Doctor who misdiagnosed haemorrhage in mum of three as migraine is still working in Cork hospital
A DOCTOR is still working at a hospital where he misdiagnosed a mother of three who later died from complications following emergency brain surgery.
The revelation came as the Irish Independent also learned that Cork University Hospital (CUH) has not changed its emergency department protocols despite the misdiagnosis of Dr Niamh Long (40).
Dr Long -- who formerly worked at CUH -- died just six days after emergency department registrar Dr Gergely Halasz wrongly told her she was only suffering from a migraine or 'cluster' headache.
Just 24 hours later, she was correctly diagnosed as having suffered a brain haemorrhage due to an aneurysm on a major artery.
Despite the tragedy, CUH has not changed its emergency department protocols -- and no further action is understood to be contemplated by the Health Service Executive (HSE).
Last night, an HSE spokesperson said they were unable to comment on the matter at this time.
It has emerged that Dr Halasz did not take contemporaneous notes on his various assessments of Dr Long on January 6 -- and his version of the medical history taken from her contradicts the version offered by her husband, Mr Eoin Clifford.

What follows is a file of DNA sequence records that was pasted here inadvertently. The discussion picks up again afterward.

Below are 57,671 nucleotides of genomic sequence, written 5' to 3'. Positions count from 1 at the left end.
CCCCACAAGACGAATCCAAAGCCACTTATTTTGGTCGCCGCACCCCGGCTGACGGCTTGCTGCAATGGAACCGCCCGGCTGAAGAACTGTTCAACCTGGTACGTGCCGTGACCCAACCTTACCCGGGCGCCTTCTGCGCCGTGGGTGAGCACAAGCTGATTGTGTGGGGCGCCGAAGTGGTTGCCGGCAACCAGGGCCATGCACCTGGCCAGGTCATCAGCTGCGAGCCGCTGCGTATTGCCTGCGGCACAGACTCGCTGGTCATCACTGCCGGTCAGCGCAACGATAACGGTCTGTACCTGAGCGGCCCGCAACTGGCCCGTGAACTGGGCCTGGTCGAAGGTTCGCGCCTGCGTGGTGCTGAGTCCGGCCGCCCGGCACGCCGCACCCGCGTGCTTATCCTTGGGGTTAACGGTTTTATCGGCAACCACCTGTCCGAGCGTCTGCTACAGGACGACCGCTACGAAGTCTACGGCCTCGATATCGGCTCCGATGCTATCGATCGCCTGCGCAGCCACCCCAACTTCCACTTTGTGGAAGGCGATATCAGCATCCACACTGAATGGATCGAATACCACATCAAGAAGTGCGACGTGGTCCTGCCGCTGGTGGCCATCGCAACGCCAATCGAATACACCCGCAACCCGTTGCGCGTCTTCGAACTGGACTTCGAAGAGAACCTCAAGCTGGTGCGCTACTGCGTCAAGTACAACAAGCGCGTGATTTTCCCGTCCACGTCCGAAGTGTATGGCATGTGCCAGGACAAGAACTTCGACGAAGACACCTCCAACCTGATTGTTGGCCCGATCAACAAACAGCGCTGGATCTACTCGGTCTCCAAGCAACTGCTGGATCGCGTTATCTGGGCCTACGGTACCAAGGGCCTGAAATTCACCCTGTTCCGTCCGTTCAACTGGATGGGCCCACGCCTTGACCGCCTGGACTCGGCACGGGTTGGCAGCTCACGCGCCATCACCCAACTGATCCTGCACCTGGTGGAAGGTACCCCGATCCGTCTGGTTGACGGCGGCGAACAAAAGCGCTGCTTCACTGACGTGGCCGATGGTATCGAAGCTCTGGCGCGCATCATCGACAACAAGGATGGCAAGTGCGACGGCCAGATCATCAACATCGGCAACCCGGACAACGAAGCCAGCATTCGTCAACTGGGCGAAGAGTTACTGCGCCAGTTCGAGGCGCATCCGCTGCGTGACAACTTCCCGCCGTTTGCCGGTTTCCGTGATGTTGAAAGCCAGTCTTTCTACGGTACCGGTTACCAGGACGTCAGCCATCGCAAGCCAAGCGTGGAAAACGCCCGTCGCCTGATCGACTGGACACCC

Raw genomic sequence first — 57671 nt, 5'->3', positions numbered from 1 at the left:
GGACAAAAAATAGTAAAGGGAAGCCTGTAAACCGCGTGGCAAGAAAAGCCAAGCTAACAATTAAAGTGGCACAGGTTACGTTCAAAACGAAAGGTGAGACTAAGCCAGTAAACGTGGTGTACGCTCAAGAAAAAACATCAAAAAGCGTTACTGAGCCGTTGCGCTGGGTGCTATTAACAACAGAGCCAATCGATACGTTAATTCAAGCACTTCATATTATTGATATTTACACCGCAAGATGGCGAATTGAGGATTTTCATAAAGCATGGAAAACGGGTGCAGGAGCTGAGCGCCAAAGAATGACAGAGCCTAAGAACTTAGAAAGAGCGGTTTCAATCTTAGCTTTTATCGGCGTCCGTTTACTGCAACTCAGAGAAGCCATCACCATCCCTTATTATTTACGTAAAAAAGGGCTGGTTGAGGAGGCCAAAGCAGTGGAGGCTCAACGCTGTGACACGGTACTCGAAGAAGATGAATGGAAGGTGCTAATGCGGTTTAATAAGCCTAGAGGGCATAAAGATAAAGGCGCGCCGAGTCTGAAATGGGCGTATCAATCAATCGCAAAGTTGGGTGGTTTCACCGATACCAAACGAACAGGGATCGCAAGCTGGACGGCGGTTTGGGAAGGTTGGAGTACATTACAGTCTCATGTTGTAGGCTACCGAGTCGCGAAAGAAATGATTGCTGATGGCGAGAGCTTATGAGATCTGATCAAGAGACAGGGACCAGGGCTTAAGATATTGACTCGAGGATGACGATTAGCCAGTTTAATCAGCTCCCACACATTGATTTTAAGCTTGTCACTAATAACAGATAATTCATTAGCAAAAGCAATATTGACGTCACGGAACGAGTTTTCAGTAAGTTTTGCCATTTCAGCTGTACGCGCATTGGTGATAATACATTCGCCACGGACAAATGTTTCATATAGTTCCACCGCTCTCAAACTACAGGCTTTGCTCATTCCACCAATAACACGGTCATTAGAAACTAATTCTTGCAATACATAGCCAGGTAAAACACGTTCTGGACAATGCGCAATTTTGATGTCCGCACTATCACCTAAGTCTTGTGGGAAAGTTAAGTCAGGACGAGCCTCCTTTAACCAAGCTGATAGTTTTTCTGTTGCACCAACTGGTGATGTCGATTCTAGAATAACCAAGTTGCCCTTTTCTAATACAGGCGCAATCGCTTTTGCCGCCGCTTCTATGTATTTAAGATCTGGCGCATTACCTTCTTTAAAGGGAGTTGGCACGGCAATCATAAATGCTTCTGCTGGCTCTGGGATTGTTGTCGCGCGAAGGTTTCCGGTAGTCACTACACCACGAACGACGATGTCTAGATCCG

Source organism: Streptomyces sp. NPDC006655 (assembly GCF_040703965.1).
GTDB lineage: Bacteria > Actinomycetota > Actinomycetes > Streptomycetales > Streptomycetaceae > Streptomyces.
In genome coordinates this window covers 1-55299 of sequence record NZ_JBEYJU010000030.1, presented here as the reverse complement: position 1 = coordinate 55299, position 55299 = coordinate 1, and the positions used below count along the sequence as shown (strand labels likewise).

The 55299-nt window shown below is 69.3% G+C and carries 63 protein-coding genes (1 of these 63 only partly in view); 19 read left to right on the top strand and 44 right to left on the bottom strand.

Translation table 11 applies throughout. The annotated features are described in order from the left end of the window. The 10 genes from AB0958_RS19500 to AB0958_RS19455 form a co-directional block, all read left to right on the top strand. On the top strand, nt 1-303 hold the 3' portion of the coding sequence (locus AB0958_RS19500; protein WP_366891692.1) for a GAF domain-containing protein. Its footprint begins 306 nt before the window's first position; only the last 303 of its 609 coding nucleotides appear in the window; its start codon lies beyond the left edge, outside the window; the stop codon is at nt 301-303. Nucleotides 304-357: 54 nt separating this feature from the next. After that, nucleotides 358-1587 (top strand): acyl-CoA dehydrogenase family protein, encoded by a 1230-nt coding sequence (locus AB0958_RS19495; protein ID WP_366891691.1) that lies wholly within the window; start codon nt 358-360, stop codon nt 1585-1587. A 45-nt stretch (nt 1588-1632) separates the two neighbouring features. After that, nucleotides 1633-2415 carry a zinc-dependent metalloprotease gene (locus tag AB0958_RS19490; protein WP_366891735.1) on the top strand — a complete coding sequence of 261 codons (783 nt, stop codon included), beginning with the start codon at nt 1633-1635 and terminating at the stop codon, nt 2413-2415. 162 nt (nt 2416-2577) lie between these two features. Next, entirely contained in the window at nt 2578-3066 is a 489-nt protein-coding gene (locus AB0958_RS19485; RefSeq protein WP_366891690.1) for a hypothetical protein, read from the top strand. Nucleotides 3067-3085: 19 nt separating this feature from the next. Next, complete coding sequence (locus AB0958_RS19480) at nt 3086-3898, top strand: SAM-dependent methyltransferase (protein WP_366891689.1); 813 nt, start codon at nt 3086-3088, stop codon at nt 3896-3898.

Mr Clifford, who is a barrister, declined to comment further on the tragedy yesterday to the Irish Independent.
However, the family admitted they were "appalled" by the manner in which they were told of the disastrous complications following Dr Long's brain surgery on January 8 -- with the news being passed to them in a busy hospital corridor.
Dr Halasz insisted that Dr Long did not have neck stiffness and was not sensitive to light -- yet both of these were indicated in nursing notes on January 6.
He also insisted that he was not told Dr Long had lost consciousness -- though Mr Clifford is adamant that this fact was brought to the attention of staff.
A coroner's inquest returned a verdict of "medical misadventure".
Ms Long died on January 12, with all her organs being donated for transplant.
Her husband said her death had devastated her family and her three young children, Laoise, Orla and Emer.